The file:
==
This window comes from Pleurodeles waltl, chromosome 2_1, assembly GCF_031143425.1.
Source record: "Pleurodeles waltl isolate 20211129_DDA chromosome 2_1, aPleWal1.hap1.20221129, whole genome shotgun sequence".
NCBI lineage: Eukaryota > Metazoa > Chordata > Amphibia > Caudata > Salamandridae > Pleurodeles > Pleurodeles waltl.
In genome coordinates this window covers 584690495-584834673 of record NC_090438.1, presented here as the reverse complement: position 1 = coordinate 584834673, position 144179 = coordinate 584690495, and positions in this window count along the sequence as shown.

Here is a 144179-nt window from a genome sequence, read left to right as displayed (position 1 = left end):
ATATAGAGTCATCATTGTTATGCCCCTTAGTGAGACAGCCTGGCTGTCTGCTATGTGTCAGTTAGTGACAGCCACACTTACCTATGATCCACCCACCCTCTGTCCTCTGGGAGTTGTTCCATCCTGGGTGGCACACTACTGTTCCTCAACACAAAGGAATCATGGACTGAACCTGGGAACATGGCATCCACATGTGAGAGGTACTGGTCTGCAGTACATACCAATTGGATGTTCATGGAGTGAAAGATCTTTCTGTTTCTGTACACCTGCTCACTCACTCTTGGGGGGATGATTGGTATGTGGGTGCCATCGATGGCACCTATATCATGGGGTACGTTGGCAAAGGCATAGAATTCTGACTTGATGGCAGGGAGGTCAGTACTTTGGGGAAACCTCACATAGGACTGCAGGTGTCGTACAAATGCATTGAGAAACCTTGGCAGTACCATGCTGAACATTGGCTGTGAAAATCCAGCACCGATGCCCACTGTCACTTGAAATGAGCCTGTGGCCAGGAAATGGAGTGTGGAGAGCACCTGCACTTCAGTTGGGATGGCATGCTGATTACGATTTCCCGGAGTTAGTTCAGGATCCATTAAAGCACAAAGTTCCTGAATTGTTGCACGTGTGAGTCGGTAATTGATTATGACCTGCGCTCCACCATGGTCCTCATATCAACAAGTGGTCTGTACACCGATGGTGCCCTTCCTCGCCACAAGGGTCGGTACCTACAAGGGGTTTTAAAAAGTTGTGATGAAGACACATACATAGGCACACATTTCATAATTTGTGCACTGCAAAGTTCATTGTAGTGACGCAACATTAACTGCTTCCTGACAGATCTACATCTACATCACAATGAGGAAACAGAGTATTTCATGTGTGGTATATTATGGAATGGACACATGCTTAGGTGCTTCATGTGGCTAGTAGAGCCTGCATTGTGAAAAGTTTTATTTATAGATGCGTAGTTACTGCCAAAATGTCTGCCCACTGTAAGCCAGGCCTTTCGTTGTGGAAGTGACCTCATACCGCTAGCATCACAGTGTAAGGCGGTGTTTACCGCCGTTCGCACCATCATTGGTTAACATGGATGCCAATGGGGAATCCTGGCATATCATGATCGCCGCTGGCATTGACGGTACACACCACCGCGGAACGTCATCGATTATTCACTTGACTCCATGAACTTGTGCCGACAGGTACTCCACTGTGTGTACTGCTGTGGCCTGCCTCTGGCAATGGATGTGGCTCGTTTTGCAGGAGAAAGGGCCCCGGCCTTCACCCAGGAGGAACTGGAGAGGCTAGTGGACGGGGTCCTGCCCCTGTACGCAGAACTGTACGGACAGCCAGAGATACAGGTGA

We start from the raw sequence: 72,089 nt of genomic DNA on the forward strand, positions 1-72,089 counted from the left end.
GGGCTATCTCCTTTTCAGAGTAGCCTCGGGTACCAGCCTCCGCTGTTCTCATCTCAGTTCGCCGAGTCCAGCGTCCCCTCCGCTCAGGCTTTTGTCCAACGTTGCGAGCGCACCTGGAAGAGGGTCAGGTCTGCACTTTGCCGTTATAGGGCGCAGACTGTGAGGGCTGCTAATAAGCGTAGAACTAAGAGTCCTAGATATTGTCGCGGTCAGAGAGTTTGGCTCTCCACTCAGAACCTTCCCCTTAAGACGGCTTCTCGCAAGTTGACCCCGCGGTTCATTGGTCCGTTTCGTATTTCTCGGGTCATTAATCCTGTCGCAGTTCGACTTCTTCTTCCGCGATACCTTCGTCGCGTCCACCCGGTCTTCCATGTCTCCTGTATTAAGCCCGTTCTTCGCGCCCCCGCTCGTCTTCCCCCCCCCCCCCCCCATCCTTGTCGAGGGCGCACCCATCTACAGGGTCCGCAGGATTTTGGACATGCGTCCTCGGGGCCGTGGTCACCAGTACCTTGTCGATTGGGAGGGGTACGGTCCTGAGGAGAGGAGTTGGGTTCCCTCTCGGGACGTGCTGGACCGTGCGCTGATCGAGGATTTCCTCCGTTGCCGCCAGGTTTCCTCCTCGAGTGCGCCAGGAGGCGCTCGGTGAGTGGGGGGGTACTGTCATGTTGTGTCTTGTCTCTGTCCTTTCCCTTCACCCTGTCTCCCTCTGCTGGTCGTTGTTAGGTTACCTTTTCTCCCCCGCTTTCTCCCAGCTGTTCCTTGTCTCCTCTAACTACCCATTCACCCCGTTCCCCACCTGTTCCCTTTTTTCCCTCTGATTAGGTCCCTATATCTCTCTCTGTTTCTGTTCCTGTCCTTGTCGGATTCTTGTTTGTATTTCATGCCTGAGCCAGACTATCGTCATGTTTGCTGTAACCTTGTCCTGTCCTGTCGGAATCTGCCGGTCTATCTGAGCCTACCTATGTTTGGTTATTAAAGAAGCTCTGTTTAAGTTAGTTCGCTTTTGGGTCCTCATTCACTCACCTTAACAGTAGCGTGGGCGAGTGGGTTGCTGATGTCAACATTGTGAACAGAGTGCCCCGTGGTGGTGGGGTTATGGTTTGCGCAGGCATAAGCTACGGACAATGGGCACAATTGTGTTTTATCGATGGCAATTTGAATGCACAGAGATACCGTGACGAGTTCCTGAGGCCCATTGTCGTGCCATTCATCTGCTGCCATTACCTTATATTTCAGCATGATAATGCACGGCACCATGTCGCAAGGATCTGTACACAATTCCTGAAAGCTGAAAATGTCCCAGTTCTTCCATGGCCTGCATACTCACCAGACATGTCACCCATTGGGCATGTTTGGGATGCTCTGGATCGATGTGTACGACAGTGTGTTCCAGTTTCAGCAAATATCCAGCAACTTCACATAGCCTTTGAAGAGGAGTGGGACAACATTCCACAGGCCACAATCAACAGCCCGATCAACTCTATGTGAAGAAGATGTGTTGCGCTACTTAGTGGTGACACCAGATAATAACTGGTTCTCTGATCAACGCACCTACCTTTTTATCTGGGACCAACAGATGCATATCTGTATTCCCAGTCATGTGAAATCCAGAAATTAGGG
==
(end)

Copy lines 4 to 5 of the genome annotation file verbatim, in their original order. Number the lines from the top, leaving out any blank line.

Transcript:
In genome coordinates this window covers 584690495-584834673 of record NC_090438.1, presented here as the reverse complement: position 1 = coordinate 584834673, position 144179 = coordinate 584690495, and positions in this window count along the sequence as shown.

Here is a 144179-nt window from a genome sequence, read left to right as displayed (position 1 = left end):